I cannot now find it, but james_nicoll at one point made a post saying something like:
“Dear fantasy writer,
The word “gypsy” refers to an actual, reality-based ethnic group. Having gypsies appear on your imaginary world without explanation is roughly equivalent to having the 1982 cast of The Mikado appear on your imaginary world without explanation.”
I think he was talking about a recent book, so I guess this has happened more than once.
Arrow’s Flight page 258:
“The gypsy family who died of snow-sickness two months ago—the ones in the Domesday Book report; wasn’t there a child left living?” she asked, her eyes still a little glazed.
Talia gives the baby to a woman who went mad after her own baby died, and it cures her and they live happily ever after, and it turns out the baby is her son reincarnated. I don’t think these apparent gypsies ever show up again, so I guess they just popped into Valdemar to have the baby and die. That was thoughtful of them.
I don’t know what the Domesday Book was doing in Valdemar, either – it’s not mentioned again after this page, so I guess it went home.
I’m rereading the Dragonriders books. Yes, I am perfectly aware of the foolishness of this course of action.
They’ve actually aged worse than Mercedes Lackey. I don’t know if it’s that Lackey’s big fetishes (the H/C and the angsty slash and the didactic liberalism) have actually retained their cultural relevance more than McCaffrey’s (the bodice-ripper alpha-male rape-romances and benevolent fascism); or if they’ve just retained their me-relevance better; or if it’s just a matter of the politics.
Because you know something about Lackey? She really does try.
(Assume spoilers for pretty much every single Mercedes Lackey book under here, if that bothers you.)
Continue reading Appreciating Mercedes Lackey
I’m re-reading Mercedes Lackey books. This is how you can tell I’m tired.
Somehow I always forget how stupid Vanyel is. He’s pretty stupid.
Spoiler cut in case there is a person out there who can’t guess what sort of stuff happens in Magic’s Price:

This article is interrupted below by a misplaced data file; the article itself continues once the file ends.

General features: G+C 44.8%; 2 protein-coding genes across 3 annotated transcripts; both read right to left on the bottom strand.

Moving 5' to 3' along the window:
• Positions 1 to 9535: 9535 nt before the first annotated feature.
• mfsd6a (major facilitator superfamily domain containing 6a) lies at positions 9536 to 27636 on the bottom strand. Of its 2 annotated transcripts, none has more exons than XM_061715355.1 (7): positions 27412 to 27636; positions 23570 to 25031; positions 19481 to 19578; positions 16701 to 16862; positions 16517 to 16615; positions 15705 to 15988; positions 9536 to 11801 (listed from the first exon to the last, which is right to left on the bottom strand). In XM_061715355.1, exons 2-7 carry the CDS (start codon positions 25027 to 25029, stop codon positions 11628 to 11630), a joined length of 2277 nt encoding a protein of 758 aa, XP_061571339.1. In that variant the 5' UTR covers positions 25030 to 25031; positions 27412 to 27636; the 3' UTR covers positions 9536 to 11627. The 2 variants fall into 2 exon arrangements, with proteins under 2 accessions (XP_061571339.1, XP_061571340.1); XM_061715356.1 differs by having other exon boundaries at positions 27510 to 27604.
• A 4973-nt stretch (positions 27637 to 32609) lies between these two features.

Continue reading Oh, Mercedes Lackey.
So take the sum of 5337 and 7793, then google it, and examine the second result.
This isn’t evil! I already own the books I’m using it for! This maneuver merely conserves fossil fuels by making it unnecessary for me to have the physical items shipped across the Pacific! I see nothing wrong with that! (There regrettably seem to be no torrents containing Moomins books, so my brain’s recent insistence on re-reading has led me inexorably to Amazon.co.jp.)
Anyway, I’ve just reread The Ship Who Searched, which is a collaboration between Anne McCaffrey and Mercedes Lackey in McCaffrey’s brainship universe. Brainships are spaceships with a very intelligent bodiless human brain attached to them, generally one of a congenitally deformed infant who would die if not kept hooked up to complete life support all her/his life. Brainships travel around space having adventures with a human partner, called a “brawn,” preferably of the opposite sex.
What will Mercedes Lackey do with this premise? She will make ambiguously freaky sex out of it. That is what Mercedes Lackey will do with every premise.
This was one of the books I read over and over and over and over when I was in middle school. I think I actually re-read this more than I did Dragonsong and the Valdemar book where the pantsless furry kept raping the Native American stereotypes. (Yes, I totally read the “Mornelithe Falconsbane” book many, many times. I am not proud.) Something about the combination of McCaffreyan benevolent autocracy and Lackeyan sexual dysfunction is deeply soothing.
That said, Continue reading Villainy